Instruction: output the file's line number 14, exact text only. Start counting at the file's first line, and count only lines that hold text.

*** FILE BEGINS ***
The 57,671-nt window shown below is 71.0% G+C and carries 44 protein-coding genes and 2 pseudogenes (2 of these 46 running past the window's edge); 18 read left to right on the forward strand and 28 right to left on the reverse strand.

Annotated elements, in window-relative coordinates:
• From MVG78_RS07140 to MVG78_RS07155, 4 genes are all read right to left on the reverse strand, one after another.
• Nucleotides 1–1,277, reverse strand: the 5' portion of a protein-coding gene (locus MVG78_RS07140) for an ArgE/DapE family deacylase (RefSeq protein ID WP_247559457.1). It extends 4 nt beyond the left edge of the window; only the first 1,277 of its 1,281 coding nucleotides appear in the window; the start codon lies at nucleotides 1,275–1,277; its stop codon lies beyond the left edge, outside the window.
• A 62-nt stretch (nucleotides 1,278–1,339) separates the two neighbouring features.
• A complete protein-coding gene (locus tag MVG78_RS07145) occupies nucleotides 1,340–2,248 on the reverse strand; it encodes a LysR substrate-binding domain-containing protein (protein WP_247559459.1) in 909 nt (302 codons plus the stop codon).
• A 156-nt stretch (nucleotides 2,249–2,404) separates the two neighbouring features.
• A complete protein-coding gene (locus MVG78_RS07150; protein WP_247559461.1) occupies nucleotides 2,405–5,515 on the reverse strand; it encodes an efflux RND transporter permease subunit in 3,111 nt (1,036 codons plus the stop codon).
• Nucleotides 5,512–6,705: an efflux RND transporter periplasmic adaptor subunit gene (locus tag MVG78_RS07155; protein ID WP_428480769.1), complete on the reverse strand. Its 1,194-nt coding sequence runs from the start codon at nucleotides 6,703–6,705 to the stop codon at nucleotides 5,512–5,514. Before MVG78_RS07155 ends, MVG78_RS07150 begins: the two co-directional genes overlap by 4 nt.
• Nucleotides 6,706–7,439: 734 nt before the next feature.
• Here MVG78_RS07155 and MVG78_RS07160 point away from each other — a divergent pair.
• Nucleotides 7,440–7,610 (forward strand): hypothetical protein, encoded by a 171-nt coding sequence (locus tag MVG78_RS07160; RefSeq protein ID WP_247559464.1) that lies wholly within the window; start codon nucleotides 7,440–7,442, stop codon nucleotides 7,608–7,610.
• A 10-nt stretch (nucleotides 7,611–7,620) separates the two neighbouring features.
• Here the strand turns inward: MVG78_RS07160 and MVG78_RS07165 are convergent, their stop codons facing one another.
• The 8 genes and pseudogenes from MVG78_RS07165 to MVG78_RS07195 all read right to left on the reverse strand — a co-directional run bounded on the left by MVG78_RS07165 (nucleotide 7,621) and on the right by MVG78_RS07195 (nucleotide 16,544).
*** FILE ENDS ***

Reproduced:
• Here the strand turns inward: MVG78_RS07160 and MVG78_RS07165 are convergent, their stop codons facing one another.